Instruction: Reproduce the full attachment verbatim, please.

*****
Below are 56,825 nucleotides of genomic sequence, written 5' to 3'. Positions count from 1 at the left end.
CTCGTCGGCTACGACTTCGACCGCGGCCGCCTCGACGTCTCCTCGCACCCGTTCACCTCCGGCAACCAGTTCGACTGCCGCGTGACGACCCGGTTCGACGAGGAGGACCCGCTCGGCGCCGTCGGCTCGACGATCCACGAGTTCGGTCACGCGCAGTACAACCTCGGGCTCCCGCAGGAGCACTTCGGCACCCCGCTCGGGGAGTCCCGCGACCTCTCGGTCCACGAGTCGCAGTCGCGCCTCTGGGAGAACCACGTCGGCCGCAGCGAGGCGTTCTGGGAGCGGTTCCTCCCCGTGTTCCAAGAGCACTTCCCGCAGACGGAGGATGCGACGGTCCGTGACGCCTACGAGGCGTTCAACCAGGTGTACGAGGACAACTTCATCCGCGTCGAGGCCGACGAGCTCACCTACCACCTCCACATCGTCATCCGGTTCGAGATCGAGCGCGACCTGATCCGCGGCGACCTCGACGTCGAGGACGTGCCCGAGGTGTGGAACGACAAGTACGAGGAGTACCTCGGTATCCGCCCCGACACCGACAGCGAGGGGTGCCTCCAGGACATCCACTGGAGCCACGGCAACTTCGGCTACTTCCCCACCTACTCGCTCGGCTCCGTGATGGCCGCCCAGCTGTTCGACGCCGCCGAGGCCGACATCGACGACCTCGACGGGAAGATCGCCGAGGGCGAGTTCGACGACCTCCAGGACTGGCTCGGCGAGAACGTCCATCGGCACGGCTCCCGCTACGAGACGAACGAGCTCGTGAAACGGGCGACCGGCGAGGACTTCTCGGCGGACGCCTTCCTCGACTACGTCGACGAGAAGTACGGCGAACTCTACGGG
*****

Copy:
Below are 56,825 nucleotides of genomic sequence, written 5' to 3'. Positions count from 1 at the left end.
CTCGTCGGCTACGACTTCGACCGCGGCCGCCTCGACGTCTCCTCGCACCCGTTCACCTCCGGCAACCAGTTCGACTGCCGCGTGACGACCCGGTTCGACGAGGAGGACCCGCTCGGCGCCGTCGGCTCGACGATCCACGAGTTCGGTCACGCGCAGTACAACCTCGGGCTCCCGCAGGAGCACTTCGGCACCCCGCTCGGGGAGTCCCGCGACCTCTCGGTCCACGAGTCGCAGTCGCGCCTCTGGGAGAACCACGTCGGCCGCAGCGAGGCGTTCTGGGAGCGGTTCCTCCCCGTGTTCCAAGAGCACTTCCCGCAGACGGAGGATGCGACGGTCCGTGACGCCTACGAGGCGTTCAACCAGGTGTACGAGGACAACTTCATCCGCGTCGAGGCCGACGAGCTCACCTACCACCTCCACATCGTCATCCGGTTCGAGATCGAGCGCGACCTGATCCGCGGCGACCTCGACGTCGAGGACGTGCCCGAGGTGTGGAACGACAAGTACGAGGAGTACCTCGGTATCCGCCCCGACACCGACAGCGAGGGGTGCCTCCAGGACATCCACTGGAGCCACGGCAACTTCGGCTACTTCCCCACCTACTCGCTCGGCTCCGTGATGGCCGCCCAGCTGTTCGACGCCGCCGAGGCCGACATCGACGACCTCGACGGGAAGATCGCCGAGGGCGAGTTCGACGACCTCCAGGACTGGCTCGGCGAGAACGTCCATCGGCACGGCTCCCGCTACGAGACGAACGAGCTCGTGAAACGGGCGACCGGCGAGGACTTCTCGGCGGACGCCTTCCTCGACTACGTCGACGAGAAGTACGGCGAACTCTACGGG